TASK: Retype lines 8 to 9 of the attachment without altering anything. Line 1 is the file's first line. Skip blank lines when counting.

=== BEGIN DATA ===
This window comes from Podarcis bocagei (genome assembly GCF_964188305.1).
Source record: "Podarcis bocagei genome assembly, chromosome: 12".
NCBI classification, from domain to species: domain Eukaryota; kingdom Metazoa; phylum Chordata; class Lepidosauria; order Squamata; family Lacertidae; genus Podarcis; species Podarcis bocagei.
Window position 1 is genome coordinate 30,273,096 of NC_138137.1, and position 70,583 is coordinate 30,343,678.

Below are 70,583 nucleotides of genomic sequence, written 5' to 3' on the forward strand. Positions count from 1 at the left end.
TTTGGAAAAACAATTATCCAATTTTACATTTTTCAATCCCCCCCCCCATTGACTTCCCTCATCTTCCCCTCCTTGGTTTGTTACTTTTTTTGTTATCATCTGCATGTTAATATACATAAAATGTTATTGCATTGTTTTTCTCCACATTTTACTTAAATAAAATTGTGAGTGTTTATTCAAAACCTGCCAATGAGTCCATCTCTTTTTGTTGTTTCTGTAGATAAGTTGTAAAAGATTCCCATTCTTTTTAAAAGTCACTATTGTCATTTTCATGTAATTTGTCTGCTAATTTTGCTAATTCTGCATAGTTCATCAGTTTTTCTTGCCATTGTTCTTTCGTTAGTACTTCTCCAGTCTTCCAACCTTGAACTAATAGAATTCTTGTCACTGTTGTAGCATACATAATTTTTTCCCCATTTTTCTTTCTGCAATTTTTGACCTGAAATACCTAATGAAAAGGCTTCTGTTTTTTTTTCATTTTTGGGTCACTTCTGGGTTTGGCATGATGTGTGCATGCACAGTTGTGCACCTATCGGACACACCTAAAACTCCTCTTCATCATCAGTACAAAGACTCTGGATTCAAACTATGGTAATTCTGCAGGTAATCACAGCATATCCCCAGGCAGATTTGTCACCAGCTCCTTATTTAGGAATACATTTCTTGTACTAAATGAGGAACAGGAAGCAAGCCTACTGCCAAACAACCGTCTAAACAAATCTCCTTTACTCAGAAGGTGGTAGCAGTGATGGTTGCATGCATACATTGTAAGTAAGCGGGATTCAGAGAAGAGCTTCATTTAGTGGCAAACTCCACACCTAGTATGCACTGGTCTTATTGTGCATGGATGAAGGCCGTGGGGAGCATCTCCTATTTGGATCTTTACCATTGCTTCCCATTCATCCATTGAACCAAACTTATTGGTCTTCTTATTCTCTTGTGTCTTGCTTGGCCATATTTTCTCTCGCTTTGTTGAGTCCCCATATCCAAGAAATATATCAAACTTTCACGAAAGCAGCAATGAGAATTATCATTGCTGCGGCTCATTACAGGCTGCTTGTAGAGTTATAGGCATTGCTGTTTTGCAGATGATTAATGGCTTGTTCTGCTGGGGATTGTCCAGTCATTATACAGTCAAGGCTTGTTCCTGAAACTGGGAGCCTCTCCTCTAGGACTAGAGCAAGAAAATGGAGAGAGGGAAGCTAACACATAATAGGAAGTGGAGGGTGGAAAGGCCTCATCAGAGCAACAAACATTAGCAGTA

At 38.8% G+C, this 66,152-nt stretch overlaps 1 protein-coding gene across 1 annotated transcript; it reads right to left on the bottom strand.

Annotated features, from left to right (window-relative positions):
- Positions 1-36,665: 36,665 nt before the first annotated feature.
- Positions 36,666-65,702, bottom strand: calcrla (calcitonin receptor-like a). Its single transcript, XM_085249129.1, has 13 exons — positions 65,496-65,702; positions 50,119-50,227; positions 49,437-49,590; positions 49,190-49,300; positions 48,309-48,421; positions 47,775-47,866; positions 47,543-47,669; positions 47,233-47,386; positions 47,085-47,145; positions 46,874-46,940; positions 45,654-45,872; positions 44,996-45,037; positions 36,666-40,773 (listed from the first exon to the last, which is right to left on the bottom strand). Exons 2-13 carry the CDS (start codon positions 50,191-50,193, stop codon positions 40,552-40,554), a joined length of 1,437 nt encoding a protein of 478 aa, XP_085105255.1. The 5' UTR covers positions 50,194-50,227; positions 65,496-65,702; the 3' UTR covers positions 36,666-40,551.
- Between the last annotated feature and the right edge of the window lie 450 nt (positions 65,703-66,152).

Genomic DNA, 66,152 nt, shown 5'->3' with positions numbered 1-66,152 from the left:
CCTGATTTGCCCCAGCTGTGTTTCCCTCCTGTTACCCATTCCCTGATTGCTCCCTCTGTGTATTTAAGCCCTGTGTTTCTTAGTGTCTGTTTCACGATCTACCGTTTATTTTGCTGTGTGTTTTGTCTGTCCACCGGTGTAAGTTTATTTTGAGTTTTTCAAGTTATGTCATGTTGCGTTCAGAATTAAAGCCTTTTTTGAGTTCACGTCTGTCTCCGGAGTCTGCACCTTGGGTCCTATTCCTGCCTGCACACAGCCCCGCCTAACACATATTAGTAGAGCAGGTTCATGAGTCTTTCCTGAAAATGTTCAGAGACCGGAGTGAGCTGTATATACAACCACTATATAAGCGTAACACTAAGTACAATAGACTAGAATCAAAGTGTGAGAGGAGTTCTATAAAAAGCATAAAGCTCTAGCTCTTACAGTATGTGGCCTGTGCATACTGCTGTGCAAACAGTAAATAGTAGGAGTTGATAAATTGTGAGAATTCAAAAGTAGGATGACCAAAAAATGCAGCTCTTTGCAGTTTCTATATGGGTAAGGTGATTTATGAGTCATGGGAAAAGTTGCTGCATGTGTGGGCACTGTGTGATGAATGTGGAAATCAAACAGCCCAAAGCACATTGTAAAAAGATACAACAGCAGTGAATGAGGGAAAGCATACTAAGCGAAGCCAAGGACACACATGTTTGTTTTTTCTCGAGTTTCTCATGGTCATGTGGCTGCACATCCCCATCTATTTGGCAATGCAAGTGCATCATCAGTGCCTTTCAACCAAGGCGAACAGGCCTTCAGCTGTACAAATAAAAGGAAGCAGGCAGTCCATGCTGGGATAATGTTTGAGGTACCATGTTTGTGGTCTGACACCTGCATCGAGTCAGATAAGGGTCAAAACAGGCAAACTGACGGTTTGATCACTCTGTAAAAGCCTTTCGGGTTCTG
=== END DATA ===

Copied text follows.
Annotated features, from left to right (window-relative positions):
- Positions 1-36,665: 36,665 nt before the first annotated feature.